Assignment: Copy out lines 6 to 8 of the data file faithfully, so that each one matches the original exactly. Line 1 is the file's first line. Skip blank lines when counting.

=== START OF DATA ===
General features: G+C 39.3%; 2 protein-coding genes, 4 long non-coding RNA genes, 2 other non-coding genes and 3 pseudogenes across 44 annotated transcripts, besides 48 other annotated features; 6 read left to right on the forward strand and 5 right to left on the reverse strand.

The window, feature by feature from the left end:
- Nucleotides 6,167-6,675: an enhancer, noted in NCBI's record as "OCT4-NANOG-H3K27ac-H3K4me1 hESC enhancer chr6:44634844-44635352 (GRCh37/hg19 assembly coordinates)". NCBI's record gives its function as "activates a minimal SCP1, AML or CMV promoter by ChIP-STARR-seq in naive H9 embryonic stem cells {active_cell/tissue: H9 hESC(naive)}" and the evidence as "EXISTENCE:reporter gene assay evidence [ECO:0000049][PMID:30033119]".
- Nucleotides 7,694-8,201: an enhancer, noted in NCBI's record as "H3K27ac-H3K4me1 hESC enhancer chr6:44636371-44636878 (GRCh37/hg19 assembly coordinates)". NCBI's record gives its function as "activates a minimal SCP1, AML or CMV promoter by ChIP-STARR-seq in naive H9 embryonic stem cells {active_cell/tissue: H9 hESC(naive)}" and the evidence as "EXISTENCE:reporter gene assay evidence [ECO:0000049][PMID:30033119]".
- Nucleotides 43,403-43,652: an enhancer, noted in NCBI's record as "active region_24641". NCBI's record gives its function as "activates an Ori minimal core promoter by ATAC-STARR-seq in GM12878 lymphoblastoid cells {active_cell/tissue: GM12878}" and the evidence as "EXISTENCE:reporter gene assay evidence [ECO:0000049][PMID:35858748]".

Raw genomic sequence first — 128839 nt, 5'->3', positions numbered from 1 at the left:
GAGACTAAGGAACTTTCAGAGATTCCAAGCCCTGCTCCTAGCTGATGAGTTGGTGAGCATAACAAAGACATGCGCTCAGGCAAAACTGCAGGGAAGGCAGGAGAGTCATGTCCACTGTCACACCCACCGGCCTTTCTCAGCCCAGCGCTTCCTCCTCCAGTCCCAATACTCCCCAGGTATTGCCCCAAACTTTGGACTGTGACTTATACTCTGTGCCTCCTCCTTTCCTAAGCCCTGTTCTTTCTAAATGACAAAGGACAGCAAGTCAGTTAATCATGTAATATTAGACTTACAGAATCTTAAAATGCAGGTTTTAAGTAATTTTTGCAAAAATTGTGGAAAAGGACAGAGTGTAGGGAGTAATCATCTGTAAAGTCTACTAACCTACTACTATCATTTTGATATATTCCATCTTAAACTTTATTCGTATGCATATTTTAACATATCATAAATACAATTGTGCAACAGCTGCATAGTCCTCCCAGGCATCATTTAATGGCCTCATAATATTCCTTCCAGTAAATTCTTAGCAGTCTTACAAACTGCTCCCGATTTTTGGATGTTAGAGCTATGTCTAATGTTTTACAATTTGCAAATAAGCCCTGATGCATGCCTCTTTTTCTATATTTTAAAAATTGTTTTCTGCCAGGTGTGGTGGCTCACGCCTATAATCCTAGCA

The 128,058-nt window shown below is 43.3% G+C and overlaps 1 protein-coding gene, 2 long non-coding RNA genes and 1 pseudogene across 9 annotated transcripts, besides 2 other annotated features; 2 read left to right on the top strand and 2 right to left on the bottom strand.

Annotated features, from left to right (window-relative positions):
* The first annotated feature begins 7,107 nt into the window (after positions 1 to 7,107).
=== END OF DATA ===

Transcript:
Raw genomic sequence first — 128839 nt, 5'->3', positions numbered from 1 at the left:
GAGACTAAGGAACTTTCAGAGATTCCAAGCCCTGCTCCTAGCTGATGAGTTGGTGAGCATAACAAAGACATGCGCTCAGGCAAAACTGCAGGGAAGGCAGGAGAGTCATGTCCACTGTCACACCCACCGGCCTTTCTCAGCCCAGCGCTTCCTCCTCCAGTCCCAATACTCCCCAGGTATTGCCCCAAACTTTGGACTGTGACTTATACTCTGTGCCTCCTCCTTTCCTAAGCCCTGTTCTTTCTAAATGACAAAGGACAGCAAGTCAGTTAATCATGTAATATTAGACTTACAGAATCTTAAAATGCAGGTTTTAAGTAATTTTTGCAAAAATTGTGGAAAAGGACAGAGTGTAGGGAGTAATCATCTGTAAAGTCTACTAACCTACTACTATCATTTTGATATATTCCATCTTAAACTTTATTCGTATGCATATTTTAACATATCATAAATACAATTGTGCAACAGCTGCATAGTCCTCCCAGGCATCATTTAATGGCCTCATAATATTCCTTCCAGTAAATTCTTAGCAGTCTTACAAACTGCTCCCGATTTTTGGATGTTAGAGCTATGTCTAATGTTTTACAATTTGCAAATAAGCCCTGATGCATGCCTCTTTTTCTATATTTTAAAAATTGTTTTCTGCCAGGTGTGGTGGCTCACGCCTATAATCCTAGCA

The 128,058-nt window shown below is 43.3% G+C and overlaps 1 protein-coding gene, 2 long non-coding RNA genes and 1 pseudogene across 9 annotated transcripts, besides 2 other annotated features; 2 read left to right on the top strand and 2 right to left on the bottom strand.